Subtle cues prompt cell signals

If you thought that all it took to kick-start a signaling pathway was a ligand binding to a receptor, think again. How and when that binding occurs, it turns out, is what determines what happens inside the cell. In linkurl:a study;http://www.cell.com/content/article/fulltext?uid=PIIS0092867408000470 published online in Cell today, Sherry LaPorte of Stanford University and colleagues describe the structure of the Interleukin-4 and Interleukin-13 (IL-4/13) cytokines and the complete set of recept

Edyta Zielinska
Jan 23, 2008
If you thought that all it took to kick-start a signaling pathway was a ligand binding to a receptor, think again. How and when that binding occurs, it turns out, is what determines what happens inside the cell. In linkurl:a study;http://www.cell.com/content/article/fulltext?uid=PIIS0092867408000470 published online in Cell today, Sherry LaPorte of Stanford University and colleagues describe the structure of the Interleukin-4 and Interleukin-13 (IL-4/13) cytokines and the complete set of receptors they bind, including the one receptor complex they have in common. It's not very surprising that different ligands can act on the same receptor to trigger different signal cascades. But the authors' crystal structures reveal that identical receptors can distinguish between ligands that differ only slightly, such as the IL4 and IL-13 molecules. The receptor that IL-4 and IL-13 share is actually a composite of two receptors: the IL-14 receptor α and the IL-13 receptor α. Both are required to initiate...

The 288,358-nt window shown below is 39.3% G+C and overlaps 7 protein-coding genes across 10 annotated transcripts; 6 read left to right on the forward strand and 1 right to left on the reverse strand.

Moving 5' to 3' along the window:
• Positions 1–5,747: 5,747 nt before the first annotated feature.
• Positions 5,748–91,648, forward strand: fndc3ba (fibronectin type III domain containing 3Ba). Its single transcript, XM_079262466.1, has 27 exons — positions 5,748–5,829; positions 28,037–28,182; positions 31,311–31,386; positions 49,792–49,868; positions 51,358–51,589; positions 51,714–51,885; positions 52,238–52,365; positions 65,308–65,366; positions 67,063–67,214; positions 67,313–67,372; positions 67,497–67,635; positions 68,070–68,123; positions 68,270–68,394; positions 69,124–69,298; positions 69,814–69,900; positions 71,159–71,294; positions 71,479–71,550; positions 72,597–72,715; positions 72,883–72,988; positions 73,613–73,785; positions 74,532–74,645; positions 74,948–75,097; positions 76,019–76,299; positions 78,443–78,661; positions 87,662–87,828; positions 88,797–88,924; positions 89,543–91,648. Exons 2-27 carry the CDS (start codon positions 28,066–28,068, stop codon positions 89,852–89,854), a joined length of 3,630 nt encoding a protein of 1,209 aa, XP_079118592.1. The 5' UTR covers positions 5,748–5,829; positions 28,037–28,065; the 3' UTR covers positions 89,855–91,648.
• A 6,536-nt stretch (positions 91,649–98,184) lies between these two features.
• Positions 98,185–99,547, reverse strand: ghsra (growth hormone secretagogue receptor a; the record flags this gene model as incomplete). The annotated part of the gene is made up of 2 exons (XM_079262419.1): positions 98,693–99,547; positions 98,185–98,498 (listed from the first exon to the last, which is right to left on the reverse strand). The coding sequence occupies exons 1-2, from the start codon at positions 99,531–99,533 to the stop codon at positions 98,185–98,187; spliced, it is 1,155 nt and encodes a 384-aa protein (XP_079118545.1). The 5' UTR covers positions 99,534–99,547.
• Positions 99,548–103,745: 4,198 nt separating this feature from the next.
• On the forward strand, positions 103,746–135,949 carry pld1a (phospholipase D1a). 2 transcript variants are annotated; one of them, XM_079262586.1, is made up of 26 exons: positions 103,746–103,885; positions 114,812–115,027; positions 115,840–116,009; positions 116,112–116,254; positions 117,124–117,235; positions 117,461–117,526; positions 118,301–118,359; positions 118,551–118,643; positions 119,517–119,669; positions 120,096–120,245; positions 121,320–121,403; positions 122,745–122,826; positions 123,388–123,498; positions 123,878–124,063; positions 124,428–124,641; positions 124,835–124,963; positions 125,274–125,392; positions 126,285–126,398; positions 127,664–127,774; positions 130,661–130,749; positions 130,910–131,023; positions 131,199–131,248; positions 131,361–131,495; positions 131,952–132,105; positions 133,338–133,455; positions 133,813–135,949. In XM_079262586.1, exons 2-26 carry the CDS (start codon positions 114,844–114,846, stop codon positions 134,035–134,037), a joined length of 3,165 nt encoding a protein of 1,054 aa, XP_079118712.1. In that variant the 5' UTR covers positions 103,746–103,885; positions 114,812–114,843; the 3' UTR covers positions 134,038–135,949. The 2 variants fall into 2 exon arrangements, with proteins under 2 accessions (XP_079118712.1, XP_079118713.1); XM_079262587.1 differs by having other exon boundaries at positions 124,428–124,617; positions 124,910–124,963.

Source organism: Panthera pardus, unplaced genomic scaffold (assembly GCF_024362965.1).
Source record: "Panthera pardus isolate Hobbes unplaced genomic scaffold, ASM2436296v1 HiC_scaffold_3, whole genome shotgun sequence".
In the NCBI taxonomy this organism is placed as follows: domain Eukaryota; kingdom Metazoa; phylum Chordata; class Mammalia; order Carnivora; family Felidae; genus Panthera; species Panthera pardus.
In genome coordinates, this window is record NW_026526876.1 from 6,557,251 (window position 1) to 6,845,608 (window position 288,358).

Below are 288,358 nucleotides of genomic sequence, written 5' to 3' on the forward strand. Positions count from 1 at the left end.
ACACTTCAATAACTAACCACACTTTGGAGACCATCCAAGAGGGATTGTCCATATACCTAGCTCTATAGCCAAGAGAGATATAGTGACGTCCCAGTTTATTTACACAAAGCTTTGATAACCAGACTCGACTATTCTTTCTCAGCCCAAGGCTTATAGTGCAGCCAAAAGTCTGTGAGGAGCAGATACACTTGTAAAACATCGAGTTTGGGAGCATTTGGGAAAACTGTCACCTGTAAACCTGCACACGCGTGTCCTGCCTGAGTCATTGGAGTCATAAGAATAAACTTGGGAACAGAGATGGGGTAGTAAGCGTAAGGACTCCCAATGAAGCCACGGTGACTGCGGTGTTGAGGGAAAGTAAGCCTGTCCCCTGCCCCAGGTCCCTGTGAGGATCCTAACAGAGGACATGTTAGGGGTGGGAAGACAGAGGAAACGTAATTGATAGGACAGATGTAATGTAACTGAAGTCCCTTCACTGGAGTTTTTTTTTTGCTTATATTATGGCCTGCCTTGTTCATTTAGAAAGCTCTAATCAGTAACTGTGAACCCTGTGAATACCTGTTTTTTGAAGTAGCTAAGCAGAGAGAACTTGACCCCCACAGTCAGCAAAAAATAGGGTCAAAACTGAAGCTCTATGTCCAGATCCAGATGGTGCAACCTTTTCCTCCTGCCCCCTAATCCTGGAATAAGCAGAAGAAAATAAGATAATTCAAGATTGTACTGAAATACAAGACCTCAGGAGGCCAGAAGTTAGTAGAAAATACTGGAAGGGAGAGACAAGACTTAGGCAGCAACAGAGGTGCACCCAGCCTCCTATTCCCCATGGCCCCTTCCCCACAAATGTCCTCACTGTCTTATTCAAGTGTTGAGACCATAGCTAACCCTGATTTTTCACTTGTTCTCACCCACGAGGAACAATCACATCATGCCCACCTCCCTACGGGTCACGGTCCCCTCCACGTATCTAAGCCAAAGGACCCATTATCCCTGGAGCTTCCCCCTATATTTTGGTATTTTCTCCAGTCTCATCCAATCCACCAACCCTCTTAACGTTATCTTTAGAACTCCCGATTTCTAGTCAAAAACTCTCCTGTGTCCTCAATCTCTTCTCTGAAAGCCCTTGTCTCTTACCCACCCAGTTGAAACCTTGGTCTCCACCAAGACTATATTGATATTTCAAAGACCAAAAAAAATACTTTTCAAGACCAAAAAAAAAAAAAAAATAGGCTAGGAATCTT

t turns out, is what determines what happens inside the cell. In linkurl:a study;http://www.cell.com/content/article/fulltext?uid=PIIS0092867408000470 published online in Cell today, Sherry LaPorte of Stanford University and colleagues describe the structure of the Interleukin-4 and Interleukin-13 (IL-4/13) cytokines and the complete set of receptors they bind, including the one receptor complex they have in common. It's not very surprising that different ligands can act on the same receptor to trigger different signal cascades. But the authors' crystal structures reveal that identical receptors can distinguish between ligands that differ only slightly, such as the IL4 and IL-13 molecules. The receptor that IL-4 and IL-13 share is actually a composite of two receptors: the IL-14 receptor α and the IL-13 receptor α. Both are required to initiate a signal, but the IL-4 touches the IL-4 receptor first and with higher affinity, while IL-13 touches the IL-13 receptor first. The researchers think it's this slight difference in the order of contact and affinity that triggers one signaling pathway versus another. Most ligands work by bringing receptors components together at the cell surface. For many receptors, that is sufficient for initiating a signal. This study shows that kick-starting a signaling pathway depends not just on activating the receptor, but also on the intricate differences in movement and binding on the extracellular face of the receptor, writes Alexander Wlodawer from the National Cancer Institute in a linkurl:commentary;http://www.cell.com/content/article/fulltext?uid=PIIS0092867408000615 accompanying the article. Wlodawer, who was not involved in this research, told The Scientist that the study has important implications for linkurl:drug design,;http://www.the-scientist.com/article/display/15706/ since IL-4 and IL-13 initiate specific signaling pathways that are both important in allergy and asthma. Understanding the specific sequence of events that triggers one signal versus another will help drug makers design molecules that mimic that behavior. But, he added, researchers don't yet have the full picture of how molecules at the cell surface interact to determine the specificity and strength of the signal propagated within the cell.

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